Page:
Truist, the sixth-largest commercial bank in the United States, apologized for and denounced its predecessor banks’ roles in slavery in a letter sent Thursday to employees.
In 1872, two Confederate veterans and sons of wealthy slave-owning planters, Alpheus Branch and Thomas Jefferson Hadley IV, founded the banking house Branch and Hadley in the town of Wilson. The institution would eventually become known as BB&T, and after a 2019 merger with SunTrust, renamed to Truist.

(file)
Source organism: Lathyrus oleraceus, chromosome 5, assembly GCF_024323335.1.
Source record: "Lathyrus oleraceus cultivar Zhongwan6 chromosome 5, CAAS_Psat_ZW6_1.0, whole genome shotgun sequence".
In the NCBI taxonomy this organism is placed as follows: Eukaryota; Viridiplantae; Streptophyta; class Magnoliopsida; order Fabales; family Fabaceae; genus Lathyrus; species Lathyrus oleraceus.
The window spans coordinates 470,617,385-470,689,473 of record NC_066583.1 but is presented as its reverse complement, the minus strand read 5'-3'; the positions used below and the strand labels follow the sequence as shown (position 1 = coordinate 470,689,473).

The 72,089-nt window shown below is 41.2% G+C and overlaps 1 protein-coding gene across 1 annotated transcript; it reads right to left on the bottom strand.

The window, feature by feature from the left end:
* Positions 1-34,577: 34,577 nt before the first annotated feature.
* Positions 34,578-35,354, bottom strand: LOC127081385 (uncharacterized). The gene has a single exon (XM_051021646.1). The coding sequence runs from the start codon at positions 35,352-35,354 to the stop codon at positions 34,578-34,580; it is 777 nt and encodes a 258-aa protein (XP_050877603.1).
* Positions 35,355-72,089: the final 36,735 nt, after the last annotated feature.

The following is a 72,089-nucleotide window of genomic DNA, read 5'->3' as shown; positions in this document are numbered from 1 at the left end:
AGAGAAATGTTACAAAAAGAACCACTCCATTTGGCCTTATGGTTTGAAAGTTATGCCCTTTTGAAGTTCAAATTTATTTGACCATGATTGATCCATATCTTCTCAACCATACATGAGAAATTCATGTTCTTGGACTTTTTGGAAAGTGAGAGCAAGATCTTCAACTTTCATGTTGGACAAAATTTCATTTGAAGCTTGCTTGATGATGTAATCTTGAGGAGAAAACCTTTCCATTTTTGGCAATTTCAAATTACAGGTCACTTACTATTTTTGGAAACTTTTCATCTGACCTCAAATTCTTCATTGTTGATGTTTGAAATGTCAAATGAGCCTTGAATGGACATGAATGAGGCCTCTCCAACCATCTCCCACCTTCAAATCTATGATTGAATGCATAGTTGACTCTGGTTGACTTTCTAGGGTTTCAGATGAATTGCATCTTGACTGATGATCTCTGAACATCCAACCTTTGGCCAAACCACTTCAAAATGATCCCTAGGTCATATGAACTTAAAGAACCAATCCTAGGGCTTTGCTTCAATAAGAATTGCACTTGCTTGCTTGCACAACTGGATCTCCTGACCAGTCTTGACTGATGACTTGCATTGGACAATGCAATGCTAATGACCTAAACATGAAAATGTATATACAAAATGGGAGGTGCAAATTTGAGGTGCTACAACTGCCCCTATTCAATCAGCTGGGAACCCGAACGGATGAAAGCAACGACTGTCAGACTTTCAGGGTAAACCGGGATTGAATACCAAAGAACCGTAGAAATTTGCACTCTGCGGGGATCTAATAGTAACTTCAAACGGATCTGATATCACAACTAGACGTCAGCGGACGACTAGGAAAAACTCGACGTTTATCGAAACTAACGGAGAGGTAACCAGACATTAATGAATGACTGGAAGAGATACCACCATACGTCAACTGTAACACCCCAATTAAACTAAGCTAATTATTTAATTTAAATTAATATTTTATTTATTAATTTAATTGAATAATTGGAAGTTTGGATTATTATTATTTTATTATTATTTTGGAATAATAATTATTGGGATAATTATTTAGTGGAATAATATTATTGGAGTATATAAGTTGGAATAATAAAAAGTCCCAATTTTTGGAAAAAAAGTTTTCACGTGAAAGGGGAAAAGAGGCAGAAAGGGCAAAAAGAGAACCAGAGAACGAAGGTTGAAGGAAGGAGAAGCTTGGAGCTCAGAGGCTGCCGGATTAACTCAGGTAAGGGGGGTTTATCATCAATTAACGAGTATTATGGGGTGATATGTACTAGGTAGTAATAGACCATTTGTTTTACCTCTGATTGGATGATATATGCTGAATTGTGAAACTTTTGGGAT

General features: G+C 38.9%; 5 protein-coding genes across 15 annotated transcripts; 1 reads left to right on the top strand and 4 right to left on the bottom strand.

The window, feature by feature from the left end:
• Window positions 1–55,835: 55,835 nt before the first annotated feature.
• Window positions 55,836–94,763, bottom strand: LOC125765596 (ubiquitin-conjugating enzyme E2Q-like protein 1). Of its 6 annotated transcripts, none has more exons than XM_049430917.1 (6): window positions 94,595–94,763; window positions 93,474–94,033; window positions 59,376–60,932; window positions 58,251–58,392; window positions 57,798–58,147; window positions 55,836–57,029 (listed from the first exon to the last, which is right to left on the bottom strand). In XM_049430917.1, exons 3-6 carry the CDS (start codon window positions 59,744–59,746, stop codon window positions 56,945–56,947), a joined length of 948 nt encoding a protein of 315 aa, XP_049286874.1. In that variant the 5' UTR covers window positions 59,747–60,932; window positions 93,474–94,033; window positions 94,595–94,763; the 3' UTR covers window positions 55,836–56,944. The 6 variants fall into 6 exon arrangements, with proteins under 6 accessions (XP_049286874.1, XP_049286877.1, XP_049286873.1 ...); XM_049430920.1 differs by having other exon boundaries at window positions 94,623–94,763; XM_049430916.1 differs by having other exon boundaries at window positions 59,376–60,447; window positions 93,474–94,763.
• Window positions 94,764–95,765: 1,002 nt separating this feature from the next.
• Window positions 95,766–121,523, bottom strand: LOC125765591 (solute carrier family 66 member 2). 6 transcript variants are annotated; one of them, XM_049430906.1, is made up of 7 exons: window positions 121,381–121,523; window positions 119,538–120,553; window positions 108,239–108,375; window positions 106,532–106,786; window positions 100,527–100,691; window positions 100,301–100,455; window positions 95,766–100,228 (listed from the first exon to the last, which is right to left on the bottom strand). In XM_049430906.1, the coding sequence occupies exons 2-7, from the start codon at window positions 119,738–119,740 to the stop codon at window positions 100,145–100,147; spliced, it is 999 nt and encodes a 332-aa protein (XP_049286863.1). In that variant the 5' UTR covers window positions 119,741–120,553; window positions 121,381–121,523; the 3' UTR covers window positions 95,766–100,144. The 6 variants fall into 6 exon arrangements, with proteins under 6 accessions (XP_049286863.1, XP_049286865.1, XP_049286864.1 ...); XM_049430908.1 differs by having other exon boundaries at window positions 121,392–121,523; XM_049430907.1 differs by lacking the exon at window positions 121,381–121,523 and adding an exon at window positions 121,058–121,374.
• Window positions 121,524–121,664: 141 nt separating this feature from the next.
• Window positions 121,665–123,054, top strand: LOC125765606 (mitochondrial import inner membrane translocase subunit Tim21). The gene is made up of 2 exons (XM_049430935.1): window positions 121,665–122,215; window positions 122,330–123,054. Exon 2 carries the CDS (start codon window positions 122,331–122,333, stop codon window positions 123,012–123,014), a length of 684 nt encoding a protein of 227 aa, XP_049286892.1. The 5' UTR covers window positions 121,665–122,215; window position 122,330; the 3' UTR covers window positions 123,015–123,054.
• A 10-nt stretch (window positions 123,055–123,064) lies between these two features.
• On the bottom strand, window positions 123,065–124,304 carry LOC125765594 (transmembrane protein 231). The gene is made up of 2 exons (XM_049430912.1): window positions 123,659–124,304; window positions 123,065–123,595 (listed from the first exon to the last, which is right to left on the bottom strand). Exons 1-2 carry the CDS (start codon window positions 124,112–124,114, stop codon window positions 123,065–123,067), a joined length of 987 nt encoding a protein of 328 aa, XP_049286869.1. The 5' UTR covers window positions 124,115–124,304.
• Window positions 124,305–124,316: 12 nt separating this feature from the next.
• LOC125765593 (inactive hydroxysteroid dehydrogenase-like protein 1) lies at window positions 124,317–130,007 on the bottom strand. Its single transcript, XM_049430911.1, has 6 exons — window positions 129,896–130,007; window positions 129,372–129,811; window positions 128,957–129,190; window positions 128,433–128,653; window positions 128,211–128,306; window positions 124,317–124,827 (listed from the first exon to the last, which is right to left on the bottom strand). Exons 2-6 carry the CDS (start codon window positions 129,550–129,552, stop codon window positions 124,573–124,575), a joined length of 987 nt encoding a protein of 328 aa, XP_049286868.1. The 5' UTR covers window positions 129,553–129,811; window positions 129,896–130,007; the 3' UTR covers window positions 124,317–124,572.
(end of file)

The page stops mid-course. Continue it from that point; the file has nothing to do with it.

“I deeply regret and denounce the role that our heritage companies played more than 100 years ago to perpetuate the atrocity of slavery and the repression of enslaved peoples and their descendants,” CEO Kelly King said in an interview.
“I find that personally it makes me very sad, it makes me very mad. I will do everything I can to make it better,” he said.
King pledged more support for African American communities and said the